London Attitude: Why So Laid Back?



About four years ago, a British TV channel held one of those pointless debates to decide something unquantifiable. In this case it was; ‘Which is the cooler city, New York or London?’

Fighting in the NYC corner was a born New Yorker, a very smartly turned-out bright-eyed Time Out journalist with neatly side parted hair. On the London side was a scruffbag hack for a style magazine that has probably since gone bust.

The New Yorker outlined, in carefully reasoned and thought-through prose, why he felt that New York was the coolest city in the world. He broke this down into arts & entertainment, restaurants, parks, shopping and so on, building his argument as if at a debating society.

Then it was the turn of the London scruff. He scratched himself, looked blankly at the earnest young New Yorker and couldn’t be bothered to answer him before virtually falling asleep live on TV. He’d been up all night. It was, by anyone’s measurement, game, set and match to London.

Times have changed since then. Although the ‘We don’t try harder’ approach is still with us, we’re out to make money now, and  Manchester, Birmingham, Bristol and Leeds might as well be on Mars as our massive southern supercity, aided and abetted by its politicians, just keeps getting richer. A garden-bridge is being planned to beat the one in NYC, but it shouldn’t be built while the whole of East London has no bridges at all and the southern half of the city is ignored in favour of attracting even more money to the centre. Homeless figures have risen by a fifth this year alone, but hey, it’ll sort itself out.

London doesn’t do controlled environments well so we end up with a West End that looks like a rubbish dump of junk-food outlets, bottlenecked pavements and traffic chaos. I haven’t been back to NYC in an age, but the last time I saw Times Square it wasn’t the crazy place I feared and loved in equal measure, it looked like a gameshow. It’s soulless, but New York understands that order is good for the centre of a city.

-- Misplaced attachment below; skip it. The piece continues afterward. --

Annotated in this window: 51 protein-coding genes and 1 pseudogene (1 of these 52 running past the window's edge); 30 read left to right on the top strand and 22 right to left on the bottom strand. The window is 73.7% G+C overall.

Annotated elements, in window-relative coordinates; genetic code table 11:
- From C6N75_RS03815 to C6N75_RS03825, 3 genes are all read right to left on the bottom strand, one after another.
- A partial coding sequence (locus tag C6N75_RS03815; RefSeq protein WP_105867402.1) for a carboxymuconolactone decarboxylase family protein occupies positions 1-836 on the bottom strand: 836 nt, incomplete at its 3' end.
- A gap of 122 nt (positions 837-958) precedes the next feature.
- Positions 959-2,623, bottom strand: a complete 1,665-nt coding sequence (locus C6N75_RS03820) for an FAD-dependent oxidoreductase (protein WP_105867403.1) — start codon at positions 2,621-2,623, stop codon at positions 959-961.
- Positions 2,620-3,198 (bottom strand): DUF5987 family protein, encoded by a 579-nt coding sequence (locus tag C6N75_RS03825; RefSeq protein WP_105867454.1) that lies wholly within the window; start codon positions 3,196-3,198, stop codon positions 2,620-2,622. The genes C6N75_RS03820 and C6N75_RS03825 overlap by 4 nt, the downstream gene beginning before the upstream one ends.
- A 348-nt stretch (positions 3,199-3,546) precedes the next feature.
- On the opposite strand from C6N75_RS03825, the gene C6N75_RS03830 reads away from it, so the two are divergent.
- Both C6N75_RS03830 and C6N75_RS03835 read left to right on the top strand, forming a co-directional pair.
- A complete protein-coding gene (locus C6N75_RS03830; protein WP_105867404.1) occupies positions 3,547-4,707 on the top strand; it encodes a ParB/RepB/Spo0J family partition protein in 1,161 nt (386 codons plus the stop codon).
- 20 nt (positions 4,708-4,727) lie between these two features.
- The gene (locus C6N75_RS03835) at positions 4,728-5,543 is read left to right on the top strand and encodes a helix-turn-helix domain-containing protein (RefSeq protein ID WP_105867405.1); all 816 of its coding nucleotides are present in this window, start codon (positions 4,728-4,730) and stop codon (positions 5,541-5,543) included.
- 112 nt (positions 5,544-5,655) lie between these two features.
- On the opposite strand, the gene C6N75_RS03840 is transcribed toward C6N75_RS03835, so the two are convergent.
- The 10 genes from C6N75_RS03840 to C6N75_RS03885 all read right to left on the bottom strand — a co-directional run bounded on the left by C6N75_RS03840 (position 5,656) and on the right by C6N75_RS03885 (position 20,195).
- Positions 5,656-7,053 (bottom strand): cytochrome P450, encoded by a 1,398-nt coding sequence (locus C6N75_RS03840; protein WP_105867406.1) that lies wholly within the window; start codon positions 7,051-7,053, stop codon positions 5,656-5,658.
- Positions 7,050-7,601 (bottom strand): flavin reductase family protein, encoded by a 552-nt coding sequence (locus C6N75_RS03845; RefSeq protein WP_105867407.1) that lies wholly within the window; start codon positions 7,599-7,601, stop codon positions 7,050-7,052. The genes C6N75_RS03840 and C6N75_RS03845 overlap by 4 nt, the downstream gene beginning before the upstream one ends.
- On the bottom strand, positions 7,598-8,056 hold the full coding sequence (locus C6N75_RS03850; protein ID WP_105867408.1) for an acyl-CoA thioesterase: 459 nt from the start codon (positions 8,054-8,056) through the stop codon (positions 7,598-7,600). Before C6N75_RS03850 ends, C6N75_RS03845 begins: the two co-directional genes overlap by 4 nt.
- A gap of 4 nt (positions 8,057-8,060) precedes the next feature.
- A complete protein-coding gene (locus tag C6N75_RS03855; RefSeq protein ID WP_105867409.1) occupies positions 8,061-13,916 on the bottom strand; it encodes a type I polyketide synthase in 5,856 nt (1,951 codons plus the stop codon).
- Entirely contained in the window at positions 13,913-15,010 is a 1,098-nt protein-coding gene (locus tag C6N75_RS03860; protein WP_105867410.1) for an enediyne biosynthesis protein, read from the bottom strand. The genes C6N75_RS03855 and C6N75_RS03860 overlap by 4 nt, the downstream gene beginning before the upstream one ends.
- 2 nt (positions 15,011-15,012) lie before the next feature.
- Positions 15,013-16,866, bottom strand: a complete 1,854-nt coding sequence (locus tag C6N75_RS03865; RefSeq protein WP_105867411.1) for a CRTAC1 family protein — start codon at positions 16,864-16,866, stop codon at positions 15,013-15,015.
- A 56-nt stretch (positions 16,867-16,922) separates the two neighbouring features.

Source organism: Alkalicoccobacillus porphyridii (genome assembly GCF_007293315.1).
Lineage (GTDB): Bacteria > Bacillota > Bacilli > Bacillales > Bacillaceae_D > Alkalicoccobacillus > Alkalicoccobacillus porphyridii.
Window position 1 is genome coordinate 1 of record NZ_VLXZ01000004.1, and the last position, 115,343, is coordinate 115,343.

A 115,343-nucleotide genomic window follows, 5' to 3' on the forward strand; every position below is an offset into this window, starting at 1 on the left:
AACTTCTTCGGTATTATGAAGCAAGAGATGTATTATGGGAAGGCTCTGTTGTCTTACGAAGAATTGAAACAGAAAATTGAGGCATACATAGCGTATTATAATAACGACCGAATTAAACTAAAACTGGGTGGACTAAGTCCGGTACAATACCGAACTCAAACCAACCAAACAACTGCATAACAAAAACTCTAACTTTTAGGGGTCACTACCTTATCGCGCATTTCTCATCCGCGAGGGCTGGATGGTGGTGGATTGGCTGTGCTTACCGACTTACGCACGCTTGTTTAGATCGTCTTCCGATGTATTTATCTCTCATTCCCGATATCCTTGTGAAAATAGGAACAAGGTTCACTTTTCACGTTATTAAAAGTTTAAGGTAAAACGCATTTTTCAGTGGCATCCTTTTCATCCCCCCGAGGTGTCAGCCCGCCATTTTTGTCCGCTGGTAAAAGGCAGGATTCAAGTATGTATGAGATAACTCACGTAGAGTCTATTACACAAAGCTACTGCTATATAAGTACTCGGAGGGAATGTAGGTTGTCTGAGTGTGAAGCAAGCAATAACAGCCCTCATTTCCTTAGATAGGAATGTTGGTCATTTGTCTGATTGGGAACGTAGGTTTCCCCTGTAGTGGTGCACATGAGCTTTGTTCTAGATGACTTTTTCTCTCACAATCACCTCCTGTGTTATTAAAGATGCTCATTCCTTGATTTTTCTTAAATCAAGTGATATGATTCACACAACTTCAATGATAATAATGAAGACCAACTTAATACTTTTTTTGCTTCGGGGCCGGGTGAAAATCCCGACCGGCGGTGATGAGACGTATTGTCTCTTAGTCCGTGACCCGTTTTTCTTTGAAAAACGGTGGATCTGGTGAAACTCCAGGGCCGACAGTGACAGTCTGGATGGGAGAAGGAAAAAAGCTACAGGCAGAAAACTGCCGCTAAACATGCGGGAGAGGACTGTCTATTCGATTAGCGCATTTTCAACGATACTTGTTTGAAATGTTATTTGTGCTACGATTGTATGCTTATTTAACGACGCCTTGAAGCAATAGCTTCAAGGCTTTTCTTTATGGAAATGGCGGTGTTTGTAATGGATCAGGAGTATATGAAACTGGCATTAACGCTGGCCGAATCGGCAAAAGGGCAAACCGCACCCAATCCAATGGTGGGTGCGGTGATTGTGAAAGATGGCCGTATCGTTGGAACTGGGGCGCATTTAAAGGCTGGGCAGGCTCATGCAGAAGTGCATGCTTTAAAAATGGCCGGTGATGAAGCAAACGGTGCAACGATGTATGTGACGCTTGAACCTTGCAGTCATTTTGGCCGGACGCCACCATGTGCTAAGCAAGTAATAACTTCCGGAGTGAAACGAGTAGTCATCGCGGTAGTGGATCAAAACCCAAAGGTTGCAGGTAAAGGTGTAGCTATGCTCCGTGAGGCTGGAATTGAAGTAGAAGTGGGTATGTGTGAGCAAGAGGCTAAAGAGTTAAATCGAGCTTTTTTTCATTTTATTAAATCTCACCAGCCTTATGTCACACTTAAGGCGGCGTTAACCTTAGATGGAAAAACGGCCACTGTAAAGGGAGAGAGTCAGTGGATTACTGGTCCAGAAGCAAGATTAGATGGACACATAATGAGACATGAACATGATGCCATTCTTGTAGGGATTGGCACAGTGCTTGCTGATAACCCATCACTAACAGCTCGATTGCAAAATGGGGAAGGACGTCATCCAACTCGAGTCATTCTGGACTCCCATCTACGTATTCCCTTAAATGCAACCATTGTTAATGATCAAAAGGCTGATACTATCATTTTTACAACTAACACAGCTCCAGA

London is without order. It means well but almost every project runs out of steam – plans to cut our vehicular footprint have seemingly been wiped away by our Mayor. A grand idea to remove railings and demarcations between traffic and pedestrians (which works well in many European cities) simply disappeared. We’re back to the Tory Laissez-Faire policies of the late Victorian age.

However, London excels at chaotic unplanned merriment. Once the Kensington roof gardens were the place to be seen – now everyone heads to the unkempt beer-strewn greenery on the rooftops of the South Bank. Once Camden was cool – now the deranged mess of Shoreditch takes the crown. The messier it is, the more Londoners like it. We’re rowdy party guests and letting off steam is part of the London attitude. For a major city we’re ridiculously laid back. If you get drunk and cheek the police there’s a good chance they’ll laugh it off.

But in a city of 8.2m there are always threats. Bengali teens are radicalising in the East End, but there’s no visible fightback because the work is being done (we hope and pray) at an educational level, so we ignore what’s happening. Protest is in our DNA, and we’re meant to cause trouble when our civil liberties are threatened, but lately there’s been silence. Although the Mayor is helping to change that by buying water cannons.

To some extent, London has become a victim of its own popularity. England is a spectacularly beautiful country but if tourists see it at all (and it’s only small) they go to Edinburgh via York, rarely to Wales or Devon or East Anglia or to any coastal region. Employment is full so we don’t innovate. In Spain, where I spend a lot of time working, unemployment is high and the young are elaborately, bravely creative about finding ways to work in a fulfilling manner.